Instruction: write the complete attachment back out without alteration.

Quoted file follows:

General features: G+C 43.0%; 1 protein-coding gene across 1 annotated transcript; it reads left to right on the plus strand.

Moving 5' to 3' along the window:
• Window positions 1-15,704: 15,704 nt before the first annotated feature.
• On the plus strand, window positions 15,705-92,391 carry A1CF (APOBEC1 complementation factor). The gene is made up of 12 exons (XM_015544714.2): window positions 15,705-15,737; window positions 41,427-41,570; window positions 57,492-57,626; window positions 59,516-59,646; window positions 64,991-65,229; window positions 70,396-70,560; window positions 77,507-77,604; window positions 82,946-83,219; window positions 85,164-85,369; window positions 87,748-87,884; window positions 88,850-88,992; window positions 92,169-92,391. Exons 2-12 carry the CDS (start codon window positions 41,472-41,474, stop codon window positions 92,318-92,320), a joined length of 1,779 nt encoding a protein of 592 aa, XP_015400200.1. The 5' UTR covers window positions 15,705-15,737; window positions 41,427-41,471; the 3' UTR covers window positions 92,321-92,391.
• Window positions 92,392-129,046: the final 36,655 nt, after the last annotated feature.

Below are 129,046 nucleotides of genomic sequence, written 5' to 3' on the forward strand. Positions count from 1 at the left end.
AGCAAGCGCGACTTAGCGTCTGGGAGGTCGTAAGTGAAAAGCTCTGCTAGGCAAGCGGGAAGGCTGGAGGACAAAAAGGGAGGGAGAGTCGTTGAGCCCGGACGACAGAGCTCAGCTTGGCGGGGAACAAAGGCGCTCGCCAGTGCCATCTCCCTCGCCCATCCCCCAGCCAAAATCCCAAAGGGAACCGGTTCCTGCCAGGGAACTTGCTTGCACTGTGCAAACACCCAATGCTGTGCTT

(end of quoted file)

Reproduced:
General features: G+C 43.0%; 1 protein-coding gene across 1 annotated transcript; it reads left to right on the plus strand.

Moving 5' to 3' along the window:
• Window positions 1-15,704: 15,704 nt before the first annotated feature.
• On the plus strand, window positions 15,705-92,391 carry A1CF (APOBEC1 complementation factor). The gene is made up of 12 exons (XM_015544714.2): window positions 15,705-15,737; window positions 41,427-41,570; window positions 57,492-57,626; window positions 59,516-59,646; window positions 64,991-65,229; window positions 70,396-70,560; window positions 77,507-77,604; window positions 82,946-83,219; window positions 85,164-85,369; window positions 87,748-87,884; window positions 88,850-88,992; window positions 92,169-92,391. Exons 2-12 carry the CDS (start codon window positions 41,472-41,474, stop codon window positions 92,318-92,320), a joined length of 1,779 nt encoding a protein of 592 aa, XP_015400200.1. The 5' UTR covers window positions 15,705-15,737; window positions 41,427-41,471; the 3' UTR covers window positions 92,321-92,391.
• Window positions 92,392-129,046: the final 36,655 nt, after the last annotated feature.

Below are 129,046 nucleotides of genomic sequence, written 5' to 3' on the forward strand. Positions count from 1 at the left end.
AGCAAGCGCGACTTAGCGTCTGGGAGGTCGTAAGTGAAAAGCTCTGCTAGGCAAGCGGGAAGGCTGGAGGACAAAAAGGGAGGGAGAGTCGTTGAGCCCGGACGACAGAGCTCAGCTTGGCGGGGAACAAAGGCGCTCGCCAGTGCCATCTCCCTCGCCCATCCCCCAGCCAAAATCCCAAAGGGAACCGGTTCCTGCCAGGGAACTTGCTTGCACTGTGCAAACACCCAATGCTGTGCTT